“In a recent Sporting News book titled Heroes of the Hall, Ron Smith wrote, ‘When asked the secret of his success, Welch smiled and attributed it to drinking beer. More likely it had to do with the fastball, curve and changeup he mastered while carving up hitters – and an unusual screwball he might have been the first to throw.’”4
Neyer names Charlie Sweeney as a possible early screwball wielder, who is regarded as the father of the “fadeaway.”5
However, baseball historians typically name an all-time great as the originator of what we know as the screwball.
Prominent screwballers run the gamut from hall-of-famers to journeymen big leaguers to obscurities and footnotes.
Christy Mathewson was a nonfiction Captain America. The “Christian Gentlemen” was regarded as the “perfect hero for his age” and Connie Mack called him the greatest pitcher who ever lived.6 Recollections of Mathewson’s nobility are borderline cartoonish. Mathewson wouldn’t give interviews to sportswriters he knew cheated on their wives.7 Bill James listed him as the 7th best pitcher of all time in his 2001 Historical Baseball Abstract, quipping “I would have liked Christy Mathewson” and citing this quote from Larry Doyle:
“…if you wanted to find Christy Mathewson in spring training, all you had to do was look for a group of rookie pitchers. Christy would be in the middle of them, trying to show them how to pitch successfully in the major leagues.”8
Mathewson was more than a model citizen for American youth. He is regarded as one of the first to use the screwball—and certainly the first to use it routinely with a lot of success.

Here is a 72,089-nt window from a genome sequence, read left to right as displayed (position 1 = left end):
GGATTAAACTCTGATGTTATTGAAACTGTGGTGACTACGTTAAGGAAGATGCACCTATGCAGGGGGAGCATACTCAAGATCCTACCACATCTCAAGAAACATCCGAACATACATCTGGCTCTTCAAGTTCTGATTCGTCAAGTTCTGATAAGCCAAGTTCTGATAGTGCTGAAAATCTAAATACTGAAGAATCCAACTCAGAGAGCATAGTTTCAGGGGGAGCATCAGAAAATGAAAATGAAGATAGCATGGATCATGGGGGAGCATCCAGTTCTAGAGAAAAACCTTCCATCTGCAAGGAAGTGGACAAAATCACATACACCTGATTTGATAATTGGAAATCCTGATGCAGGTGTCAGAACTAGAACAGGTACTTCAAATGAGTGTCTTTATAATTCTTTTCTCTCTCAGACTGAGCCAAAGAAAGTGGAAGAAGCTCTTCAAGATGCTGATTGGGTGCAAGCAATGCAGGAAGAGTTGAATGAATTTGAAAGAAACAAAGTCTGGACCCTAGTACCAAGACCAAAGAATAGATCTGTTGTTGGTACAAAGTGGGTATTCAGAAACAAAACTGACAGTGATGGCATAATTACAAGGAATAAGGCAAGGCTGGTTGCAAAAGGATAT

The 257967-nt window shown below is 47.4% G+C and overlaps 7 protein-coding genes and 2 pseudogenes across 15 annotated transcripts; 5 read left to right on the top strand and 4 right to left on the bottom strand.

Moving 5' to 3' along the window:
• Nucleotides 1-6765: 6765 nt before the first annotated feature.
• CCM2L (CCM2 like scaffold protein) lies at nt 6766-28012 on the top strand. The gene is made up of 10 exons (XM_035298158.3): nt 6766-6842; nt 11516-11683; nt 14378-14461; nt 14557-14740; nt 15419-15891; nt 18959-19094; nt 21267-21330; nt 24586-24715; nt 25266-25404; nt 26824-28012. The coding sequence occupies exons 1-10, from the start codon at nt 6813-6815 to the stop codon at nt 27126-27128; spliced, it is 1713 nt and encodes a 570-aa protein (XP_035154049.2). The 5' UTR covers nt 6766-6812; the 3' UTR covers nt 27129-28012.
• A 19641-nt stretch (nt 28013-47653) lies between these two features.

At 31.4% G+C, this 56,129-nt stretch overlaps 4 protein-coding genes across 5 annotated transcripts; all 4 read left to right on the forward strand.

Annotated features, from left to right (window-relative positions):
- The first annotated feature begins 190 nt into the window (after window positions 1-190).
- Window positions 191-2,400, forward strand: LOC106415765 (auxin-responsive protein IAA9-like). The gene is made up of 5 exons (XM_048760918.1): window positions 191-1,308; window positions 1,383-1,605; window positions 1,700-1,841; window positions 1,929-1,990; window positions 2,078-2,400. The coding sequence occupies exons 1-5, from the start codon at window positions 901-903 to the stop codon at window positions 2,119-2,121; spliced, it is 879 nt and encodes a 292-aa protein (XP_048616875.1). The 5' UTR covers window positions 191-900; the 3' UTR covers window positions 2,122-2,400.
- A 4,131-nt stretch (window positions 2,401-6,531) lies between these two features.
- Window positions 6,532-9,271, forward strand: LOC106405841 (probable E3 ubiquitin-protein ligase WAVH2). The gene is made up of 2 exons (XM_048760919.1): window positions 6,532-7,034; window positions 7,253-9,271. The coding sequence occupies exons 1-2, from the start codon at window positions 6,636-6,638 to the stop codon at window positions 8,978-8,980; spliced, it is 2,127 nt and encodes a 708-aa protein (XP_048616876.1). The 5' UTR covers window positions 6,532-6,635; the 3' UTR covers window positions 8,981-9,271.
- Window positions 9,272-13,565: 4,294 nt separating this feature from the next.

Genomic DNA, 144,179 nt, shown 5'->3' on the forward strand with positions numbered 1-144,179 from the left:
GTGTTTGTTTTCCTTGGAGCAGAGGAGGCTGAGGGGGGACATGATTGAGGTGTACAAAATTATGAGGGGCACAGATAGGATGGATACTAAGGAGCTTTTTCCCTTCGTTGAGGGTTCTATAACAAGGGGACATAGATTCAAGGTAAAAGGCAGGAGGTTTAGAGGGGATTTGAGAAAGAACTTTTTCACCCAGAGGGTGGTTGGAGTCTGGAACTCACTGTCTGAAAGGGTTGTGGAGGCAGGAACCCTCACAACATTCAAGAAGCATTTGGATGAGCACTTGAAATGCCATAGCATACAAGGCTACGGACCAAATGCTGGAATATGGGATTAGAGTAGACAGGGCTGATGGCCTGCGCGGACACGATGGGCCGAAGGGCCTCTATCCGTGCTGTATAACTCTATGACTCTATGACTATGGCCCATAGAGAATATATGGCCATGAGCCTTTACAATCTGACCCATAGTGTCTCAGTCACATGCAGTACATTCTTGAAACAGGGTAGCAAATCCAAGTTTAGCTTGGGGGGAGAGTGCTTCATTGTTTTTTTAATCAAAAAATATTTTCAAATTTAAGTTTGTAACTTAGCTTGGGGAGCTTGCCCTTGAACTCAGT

Here’s how Christy Mathewson describes a “fallaway”: which many really smart baseball people believe is his name for what we know as a screwball:
“The fallaway, which I have used, if I may be pardoned for saying so, with greater effectiveness than any other pitcher, is an exceptionally slow ball, and calculated to deceive the greatest batter. As it rushes toward him it looks like a fast high ball. Six feet from him when it begins to drop, it has the appearance of a slow drop ball. And then as he swings, he’s straddling in two directions at once.”9
Mathewson defined his own pitches with language you don’t hear in 2019: slow ball, drop curve, out curve, rise ball, spit ball—and fallaway.10 You could easily read his description of the fallaway as a changeup. Unfortunately Mathewson never said something like and then I pronated my arm upon release in a really screwed up kind of way. A wholesome Christian gentlemen would never use such foul language.
Armed with the fallaway and a litany of other plus pitches Mathewson put together one of the best careers in baseball history, amassing a 2.12 ERA (he led the league 5 times), 2.26 FIP (led the league 8 times), one World Series title and 373 wins back when those mattered a lot more.
It would be just over a decade after Mathewson’s retirement when the next Hall of Famer would feature the screwball and spend a career baffling hitters with it. But his legacy may have done more harm than good for the pitch.
Tyler Kepner calls Carl Hubbell “at once the best and worst advertisement the screwball ever had.”11 Hubbell’s long and storied career is both highlighted and blemished by the awkward twisted appendage that hung from his left shoulder after his pitching days.
No pitcher ever leaned harder and depended more on the screwball and the repetitious pronation of the arm that comes with its heavy use.